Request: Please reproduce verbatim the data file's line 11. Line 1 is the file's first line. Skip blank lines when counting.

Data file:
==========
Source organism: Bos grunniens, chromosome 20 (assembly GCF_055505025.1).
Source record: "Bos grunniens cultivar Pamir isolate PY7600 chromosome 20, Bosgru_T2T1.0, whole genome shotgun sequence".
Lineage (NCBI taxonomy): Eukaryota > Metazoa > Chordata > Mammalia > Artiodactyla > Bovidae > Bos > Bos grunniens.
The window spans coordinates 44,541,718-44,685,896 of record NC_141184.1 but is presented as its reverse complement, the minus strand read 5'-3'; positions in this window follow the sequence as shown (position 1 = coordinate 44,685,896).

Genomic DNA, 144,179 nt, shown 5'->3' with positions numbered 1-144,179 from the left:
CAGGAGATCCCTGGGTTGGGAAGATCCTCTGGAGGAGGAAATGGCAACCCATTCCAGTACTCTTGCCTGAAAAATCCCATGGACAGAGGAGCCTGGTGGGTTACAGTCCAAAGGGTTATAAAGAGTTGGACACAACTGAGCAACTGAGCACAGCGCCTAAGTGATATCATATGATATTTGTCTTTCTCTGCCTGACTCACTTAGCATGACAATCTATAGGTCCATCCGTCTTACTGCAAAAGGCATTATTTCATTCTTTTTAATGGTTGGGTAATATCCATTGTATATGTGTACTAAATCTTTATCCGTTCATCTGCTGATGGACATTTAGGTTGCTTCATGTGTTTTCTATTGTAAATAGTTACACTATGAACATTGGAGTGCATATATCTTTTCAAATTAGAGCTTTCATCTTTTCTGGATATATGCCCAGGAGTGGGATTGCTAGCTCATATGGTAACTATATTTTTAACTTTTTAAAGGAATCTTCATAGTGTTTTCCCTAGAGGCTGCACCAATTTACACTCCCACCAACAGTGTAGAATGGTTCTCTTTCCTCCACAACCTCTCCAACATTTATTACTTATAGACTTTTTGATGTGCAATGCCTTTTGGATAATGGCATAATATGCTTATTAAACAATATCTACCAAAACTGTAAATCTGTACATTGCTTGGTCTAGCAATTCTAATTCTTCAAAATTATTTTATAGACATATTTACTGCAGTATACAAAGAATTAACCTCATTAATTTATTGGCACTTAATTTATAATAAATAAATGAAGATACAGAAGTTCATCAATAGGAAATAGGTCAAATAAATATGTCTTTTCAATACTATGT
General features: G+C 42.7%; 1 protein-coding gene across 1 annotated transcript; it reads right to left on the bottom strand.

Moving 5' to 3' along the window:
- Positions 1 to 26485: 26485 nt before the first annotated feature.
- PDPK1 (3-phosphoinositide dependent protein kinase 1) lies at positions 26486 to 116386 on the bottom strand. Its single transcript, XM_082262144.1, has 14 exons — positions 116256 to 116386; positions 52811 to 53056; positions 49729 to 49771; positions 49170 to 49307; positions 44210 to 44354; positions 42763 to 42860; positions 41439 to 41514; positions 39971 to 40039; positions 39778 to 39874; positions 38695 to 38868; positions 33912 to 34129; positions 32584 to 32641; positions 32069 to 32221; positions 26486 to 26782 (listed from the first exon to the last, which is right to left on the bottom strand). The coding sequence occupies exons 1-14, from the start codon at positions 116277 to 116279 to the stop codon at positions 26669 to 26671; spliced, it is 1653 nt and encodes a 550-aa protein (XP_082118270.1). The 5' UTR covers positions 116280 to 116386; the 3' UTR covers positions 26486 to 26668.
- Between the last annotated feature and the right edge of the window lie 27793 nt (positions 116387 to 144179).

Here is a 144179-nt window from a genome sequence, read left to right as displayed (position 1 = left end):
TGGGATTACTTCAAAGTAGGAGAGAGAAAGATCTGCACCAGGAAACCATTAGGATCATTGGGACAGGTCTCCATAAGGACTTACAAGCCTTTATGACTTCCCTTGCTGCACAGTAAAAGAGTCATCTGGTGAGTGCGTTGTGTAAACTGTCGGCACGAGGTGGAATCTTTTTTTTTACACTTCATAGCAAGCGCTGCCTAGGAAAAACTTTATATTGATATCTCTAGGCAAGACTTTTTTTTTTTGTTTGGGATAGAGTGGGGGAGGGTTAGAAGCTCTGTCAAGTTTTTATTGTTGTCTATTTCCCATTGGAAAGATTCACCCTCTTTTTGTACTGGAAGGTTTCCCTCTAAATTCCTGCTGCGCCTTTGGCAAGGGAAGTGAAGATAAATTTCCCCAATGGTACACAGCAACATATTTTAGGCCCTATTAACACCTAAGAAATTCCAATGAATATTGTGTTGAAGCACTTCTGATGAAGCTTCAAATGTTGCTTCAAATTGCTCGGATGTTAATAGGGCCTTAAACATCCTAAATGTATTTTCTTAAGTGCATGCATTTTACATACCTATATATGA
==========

- Between the last annotated feature and the right edge of the window lie 27793 nt (positions 116387 to 144179).